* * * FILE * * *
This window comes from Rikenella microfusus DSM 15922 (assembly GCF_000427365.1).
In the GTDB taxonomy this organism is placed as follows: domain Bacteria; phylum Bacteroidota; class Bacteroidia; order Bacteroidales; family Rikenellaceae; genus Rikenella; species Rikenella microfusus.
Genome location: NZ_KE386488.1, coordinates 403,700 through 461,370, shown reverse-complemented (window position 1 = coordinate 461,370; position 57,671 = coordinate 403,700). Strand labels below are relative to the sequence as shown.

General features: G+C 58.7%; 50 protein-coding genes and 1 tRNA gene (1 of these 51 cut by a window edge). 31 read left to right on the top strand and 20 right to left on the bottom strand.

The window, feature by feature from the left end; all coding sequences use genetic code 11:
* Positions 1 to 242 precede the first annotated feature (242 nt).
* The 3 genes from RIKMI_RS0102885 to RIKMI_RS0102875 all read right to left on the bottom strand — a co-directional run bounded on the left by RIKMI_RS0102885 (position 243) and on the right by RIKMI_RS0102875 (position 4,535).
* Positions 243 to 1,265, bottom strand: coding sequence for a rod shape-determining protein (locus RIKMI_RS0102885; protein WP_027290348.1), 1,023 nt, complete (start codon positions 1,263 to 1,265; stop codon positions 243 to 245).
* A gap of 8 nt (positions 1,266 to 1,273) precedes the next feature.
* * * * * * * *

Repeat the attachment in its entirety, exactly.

This window comes from Rikenella microfusus DSM 15922 (assembly GCF_000427365.1).
In the GTDB taxonomy this organism is placed as follows: domain Bacteria; phylum Bacteroidota; class Bacteroidia; order Bacteroidales; family Rikenellaceae; genus Rikenella; species Rikenella microfusus.
Genome location: NZ_KE386488.1, coordinates 403,700 through 461,370, shown reverse-complemented (window position 1 = coordinate 461,370; position 57,671 = coordinate 403,700). Strand labels below are relative to the sequence as shown.

General features: G+C 58.7%; 50 protein-coding genes and 1 tRNA gene (1 of these 51 cut by a window edge). 31 read left to right on the top strand and 20 right to left on the bottom strand.

The window, feature by feature from the left end; all coding sequences use genetic code 11:
* Positions 1 to 242 precede the first annotated feature (242 nt).
* The 3 genes from RIKMI_RS0102885 to RIKMI_RS0102875 all read right to left on the bottom strand — a co-directional run bounded on the left by RIKMI_RS0102885 (position 243) and on the right by RIKMI_RS0102875 (position 4,535).
* Positions 243 to 1,265, bottom strand: coding sequence for a rod shape-determining protein (locus RIKMI_RS0102885; protein WP_027290348.1), 1,023 nt, complete (start codon positions 1,263 to 1,265; stop codon positions 243 to 245).
* A gap of 8 nt (positions 1,266 to 1,273) precedes the next feature.